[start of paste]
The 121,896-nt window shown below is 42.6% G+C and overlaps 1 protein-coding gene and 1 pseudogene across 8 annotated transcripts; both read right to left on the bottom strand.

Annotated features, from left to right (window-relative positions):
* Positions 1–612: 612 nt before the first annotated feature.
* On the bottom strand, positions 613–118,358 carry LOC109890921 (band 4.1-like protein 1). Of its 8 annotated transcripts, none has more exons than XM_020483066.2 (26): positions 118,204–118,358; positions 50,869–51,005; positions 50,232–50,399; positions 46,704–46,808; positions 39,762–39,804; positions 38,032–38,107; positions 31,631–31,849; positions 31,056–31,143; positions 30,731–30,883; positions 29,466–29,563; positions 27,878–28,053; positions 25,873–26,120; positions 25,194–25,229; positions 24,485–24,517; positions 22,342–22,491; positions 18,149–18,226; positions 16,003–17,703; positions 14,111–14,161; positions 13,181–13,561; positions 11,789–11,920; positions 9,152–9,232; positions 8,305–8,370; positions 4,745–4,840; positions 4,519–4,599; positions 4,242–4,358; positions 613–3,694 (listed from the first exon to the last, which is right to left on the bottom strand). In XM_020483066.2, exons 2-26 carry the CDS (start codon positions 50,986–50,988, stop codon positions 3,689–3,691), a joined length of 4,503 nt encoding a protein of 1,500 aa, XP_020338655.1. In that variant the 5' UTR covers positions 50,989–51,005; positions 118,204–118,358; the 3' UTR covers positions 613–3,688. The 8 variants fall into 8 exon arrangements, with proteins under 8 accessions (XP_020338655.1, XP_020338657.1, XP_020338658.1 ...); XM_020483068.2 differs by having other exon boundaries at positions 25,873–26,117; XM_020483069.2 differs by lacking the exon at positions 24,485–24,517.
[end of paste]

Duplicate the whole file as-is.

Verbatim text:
The 121,896-nt window shown below is 42.6% G+C and overlaps 1 protein-coding gene and 1 pseudogene across 8 annotated transcripts; both read right to left on the bottom strand.

Annotated features, from left to right (window-relative positions):
* Positions 1–612: 612 nt before the first annotated feature.
* On the bottom strand, positions 613–118,358 carry LOC109890921 (band 4.1-like protein 1). Of its 8 annotated transcripts, none has more exons than XM_020483066.2 (26): positions 118,204–118,358; positions 50,869–51,005; positions 50,232–50,399; positions 46,704–46,808; positions 39,762–39,804; positions 38,032–38,107; positions 31,631–31,849; positions 31,056–31,143; positions 30,731–30,883; positions 29,466–29,563; positions 27,878–28,053; positions 25,873–26,120; positions 25,194–25,229; positions 24,485–24,517; positions 22,342–22,491; positions 18,149–18,226; positions 16,003–17,703; positions 14,111–14,161; positions 13,181–13,561; positions 11,789–11,920; positions 9,152–9,232; positions 8,305–8,370; positions 4,745–4,840; positions 4,519–4,599; positions 4,242–4,358; positions 613–3,694 (listed from the first exon to the last, which is right to left on the bottom strand). In XM_020483066.2, exons 2-26 carry the CDS (start codon positions 50,986–50,988, stop codon positions 3,689–3,691), a joined length of 4,503 nt encoding a protein of 1,500 aa, XP_020338655.1. In that variant the 5' UTR covers positions 50,989–51,005; positions 118,204–118,358; the 3' UTR covers positions 613–3,688. The 8 variants fall into 8 exon arrangements, with proteins under 8 accessions (XP_020338655.1, XP_020338657.1, XP_020338658.1 ...); XM_020483068.2 differs by having other exon boundaries at positions 25,873–26,117; XM_020483069.2 differs by lacking the exon at positions 24,485–24,517.